Stephs HandsWe are called to be the hands and feet of Jesus Christ to this world. And I think we sometimes use this phrase flippantly. We mean well, but the depth of the statement doesn’t completely ring true. So what does it mean to be the hands of Jesus?

One of the ways we can think about this is how we are able to love and care for others. Jesus spent his ministry caring for those who couldn’t sometimes care for themselves. We hear it all the time, that Jesus ate with sinners, hung out with those who lived on the margins of society, and brought a sense of belonging to the lonely. He touched people that society said was untouchable, they were ‘unclean.’ To say the least, it was unpopular to associate with the people Jesus did. The leaders of the church and world around them would have just left them behind. But Jesus loved them, he cared for them, healed them, and said through words and actions, that they mattered. So much of this happened through physical touch. Rubbing mud in eyes, laying hands on ailing bodies, even through the unsuspecting touch from a woman who just wanted to touch his robe. Touch is important, which is why this phrase of being Jesus’ hands is so important.

How do you touch those around you? Or maybe it was you that received that important touch from someone else? Was it a moment when someone held your hand, put their arm around you, or held you with a welcome embrace? Healing comes in that touch. Connection happens in those moments. This is one way that we can be those hands of Jesus. Who can you touch with the love of God today?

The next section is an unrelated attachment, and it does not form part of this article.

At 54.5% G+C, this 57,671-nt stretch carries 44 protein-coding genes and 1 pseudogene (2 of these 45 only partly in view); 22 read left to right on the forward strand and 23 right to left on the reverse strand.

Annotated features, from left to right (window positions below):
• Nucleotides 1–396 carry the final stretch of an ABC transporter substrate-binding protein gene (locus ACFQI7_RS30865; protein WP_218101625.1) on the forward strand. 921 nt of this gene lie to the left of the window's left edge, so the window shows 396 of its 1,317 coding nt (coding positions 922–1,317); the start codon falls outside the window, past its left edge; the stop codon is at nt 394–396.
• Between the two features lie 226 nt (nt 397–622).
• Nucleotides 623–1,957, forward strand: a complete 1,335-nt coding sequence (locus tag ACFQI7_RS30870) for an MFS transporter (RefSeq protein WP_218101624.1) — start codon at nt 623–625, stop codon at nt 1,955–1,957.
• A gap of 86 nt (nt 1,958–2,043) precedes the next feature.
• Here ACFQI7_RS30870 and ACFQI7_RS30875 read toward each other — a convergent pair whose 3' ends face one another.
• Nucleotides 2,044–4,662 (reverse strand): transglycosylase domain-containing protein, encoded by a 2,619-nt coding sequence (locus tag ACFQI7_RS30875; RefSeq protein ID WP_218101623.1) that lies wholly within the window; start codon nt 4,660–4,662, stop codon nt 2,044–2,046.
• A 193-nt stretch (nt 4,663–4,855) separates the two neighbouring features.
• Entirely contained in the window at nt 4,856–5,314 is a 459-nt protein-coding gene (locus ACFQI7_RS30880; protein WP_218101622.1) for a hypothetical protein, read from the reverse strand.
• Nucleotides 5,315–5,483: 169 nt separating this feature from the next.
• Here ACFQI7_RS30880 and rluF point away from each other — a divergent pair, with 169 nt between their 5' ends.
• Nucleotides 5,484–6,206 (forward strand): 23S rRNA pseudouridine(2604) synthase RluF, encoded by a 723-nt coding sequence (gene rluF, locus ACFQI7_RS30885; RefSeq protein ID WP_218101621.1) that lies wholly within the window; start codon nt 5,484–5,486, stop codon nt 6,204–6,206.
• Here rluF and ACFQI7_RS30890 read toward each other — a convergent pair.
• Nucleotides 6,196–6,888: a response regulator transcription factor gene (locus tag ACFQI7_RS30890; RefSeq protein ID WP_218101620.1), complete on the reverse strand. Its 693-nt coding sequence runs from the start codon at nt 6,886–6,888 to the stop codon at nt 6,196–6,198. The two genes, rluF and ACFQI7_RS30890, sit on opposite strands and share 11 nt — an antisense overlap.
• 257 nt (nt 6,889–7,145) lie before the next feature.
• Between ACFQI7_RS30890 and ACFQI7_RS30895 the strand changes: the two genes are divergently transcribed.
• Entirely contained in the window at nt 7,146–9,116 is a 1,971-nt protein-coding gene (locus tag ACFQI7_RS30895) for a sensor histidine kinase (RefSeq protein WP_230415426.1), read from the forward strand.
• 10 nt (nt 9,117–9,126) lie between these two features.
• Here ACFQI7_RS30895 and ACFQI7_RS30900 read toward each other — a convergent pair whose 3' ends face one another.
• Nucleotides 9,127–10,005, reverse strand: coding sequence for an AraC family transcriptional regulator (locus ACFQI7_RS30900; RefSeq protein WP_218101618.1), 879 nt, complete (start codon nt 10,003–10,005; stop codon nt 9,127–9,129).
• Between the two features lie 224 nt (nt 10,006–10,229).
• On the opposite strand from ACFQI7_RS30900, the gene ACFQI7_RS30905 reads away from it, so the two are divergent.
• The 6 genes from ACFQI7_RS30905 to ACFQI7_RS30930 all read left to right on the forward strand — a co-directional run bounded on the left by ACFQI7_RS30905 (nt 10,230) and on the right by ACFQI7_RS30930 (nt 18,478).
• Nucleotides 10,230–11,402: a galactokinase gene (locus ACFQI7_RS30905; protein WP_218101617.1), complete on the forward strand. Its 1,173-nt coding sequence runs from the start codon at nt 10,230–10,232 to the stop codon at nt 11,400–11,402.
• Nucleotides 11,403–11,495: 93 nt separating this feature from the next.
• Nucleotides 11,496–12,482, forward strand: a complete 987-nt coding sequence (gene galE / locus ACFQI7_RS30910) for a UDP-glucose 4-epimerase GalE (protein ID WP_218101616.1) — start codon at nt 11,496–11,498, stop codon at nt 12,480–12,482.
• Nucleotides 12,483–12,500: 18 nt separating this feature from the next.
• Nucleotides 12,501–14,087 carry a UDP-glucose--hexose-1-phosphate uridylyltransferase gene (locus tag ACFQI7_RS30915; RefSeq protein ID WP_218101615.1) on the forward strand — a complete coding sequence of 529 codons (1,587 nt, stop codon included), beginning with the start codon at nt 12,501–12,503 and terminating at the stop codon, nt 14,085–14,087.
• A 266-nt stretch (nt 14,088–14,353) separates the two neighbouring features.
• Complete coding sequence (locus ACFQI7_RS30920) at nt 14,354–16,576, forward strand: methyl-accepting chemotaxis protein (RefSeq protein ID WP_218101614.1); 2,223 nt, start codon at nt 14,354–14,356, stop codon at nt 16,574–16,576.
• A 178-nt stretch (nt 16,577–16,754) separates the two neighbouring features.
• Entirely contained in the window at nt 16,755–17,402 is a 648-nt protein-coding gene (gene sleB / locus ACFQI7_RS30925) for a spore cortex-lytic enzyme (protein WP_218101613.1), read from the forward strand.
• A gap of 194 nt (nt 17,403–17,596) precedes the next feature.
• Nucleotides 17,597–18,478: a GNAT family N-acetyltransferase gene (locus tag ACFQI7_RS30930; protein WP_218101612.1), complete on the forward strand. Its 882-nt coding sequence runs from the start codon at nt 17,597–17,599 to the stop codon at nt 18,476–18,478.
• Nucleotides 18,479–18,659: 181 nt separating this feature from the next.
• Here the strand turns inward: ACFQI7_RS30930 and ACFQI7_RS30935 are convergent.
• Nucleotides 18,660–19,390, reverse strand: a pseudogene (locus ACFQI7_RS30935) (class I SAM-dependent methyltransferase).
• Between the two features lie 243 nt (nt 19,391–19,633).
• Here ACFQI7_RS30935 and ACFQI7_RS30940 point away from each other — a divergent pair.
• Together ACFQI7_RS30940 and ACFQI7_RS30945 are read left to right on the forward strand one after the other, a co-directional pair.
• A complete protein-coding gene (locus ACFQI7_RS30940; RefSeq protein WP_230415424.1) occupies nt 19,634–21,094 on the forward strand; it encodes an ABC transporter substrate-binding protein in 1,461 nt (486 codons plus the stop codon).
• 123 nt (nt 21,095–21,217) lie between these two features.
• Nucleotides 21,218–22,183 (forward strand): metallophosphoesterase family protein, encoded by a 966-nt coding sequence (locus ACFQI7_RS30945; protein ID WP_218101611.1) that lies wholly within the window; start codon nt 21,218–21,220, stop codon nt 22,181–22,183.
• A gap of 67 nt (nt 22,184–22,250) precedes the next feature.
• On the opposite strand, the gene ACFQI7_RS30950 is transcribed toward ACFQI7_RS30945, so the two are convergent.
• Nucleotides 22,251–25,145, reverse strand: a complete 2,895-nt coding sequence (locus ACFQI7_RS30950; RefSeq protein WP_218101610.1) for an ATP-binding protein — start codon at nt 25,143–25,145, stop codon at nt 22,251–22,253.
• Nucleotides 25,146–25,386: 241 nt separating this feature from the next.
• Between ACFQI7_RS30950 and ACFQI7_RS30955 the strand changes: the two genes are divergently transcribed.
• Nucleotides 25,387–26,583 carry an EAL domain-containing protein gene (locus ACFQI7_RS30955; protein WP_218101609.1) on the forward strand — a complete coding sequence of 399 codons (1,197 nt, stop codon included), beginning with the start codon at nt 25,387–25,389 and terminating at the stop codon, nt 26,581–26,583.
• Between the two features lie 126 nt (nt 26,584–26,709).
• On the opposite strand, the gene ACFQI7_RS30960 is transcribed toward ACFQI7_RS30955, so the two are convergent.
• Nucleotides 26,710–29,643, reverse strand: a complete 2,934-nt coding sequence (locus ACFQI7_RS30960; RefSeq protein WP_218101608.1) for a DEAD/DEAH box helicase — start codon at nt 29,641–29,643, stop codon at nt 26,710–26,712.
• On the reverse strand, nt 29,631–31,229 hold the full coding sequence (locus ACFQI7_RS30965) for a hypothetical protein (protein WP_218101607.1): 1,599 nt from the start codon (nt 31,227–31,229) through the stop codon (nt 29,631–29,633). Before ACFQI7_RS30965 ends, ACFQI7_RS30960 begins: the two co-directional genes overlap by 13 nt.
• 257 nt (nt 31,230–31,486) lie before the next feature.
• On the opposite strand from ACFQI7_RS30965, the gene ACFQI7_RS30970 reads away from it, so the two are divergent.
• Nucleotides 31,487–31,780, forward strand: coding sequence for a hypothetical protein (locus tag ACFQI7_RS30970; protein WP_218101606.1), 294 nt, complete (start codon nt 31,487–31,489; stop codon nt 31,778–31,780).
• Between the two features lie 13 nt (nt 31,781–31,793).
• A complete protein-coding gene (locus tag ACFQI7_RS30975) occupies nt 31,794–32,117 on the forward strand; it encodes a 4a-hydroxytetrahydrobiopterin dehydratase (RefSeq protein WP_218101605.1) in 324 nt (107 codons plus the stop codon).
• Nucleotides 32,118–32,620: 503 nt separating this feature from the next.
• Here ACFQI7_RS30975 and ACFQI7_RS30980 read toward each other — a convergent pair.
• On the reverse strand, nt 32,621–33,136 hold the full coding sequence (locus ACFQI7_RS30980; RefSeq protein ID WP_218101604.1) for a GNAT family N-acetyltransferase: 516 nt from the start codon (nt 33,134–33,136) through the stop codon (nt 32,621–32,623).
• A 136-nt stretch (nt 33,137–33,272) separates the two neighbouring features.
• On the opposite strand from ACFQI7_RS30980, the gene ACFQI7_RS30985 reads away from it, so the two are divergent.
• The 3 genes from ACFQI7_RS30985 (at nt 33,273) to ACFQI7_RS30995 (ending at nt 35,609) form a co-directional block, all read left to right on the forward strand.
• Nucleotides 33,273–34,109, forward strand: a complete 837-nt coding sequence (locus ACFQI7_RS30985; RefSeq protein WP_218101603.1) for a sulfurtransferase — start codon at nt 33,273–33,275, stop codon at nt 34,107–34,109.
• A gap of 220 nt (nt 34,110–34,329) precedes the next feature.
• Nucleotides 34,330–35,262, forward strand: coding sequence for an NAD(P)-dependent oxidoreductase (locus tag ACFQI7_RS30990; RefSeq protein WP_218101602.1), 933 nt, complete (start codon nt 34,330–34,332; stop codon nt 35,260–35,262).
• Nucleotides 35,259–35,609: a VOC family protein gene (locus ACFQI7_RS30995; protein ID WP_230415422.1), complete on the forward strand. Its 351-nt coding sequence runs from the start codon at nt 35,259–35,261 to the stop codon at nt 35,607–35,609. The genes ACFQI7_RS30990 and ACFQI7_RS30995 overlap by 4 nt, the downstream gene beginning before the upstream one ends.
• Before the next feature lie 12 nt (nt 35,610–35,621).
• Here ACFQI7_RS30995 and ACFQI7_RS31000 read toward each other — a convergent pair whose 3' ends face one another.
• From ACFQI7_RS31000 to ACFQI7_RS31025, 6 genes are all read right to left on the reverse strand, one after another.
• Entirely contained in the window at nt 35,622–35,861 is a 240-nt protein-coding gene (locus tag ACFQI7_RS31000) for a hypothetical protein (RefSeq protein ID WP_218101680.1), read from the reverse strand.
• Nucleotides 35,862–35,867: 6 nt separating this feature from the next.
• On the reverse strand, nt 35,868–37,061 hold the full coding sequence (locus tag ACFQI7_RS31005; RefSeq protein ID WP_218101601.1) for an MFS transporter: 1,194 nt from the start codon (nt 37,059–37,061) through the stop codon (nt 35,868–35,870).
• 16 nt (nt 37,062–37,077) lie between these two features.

Now, I have to be honest with you, and a bit braggadocios about the image that I have used in this post. It was truly the inspiration for this writing. The hands that you see are those of someone who I see as being those hands of Jesus everyday. You see, this woman works with many on the margins of this life. They are those who sometimes have been left behind, pushed to the side, and even abused by others and systems. They find themselves reaching the end of their lives, wondering if they have made a difference. I believe that she helps them to understand that they are loved, welcomed, and celebrated, not only for what they have done throughout their lives, but also for who they are, right now. She reaches out with those lovely hands and cares for them, loves them, and celebrates them.

These are the hands of my daughter Stephanie, and they are not only her hands. They are also Jesus’ hands. I wonder about what this world will look like when all hands are Jesus’ hands.

Love you Stephanie!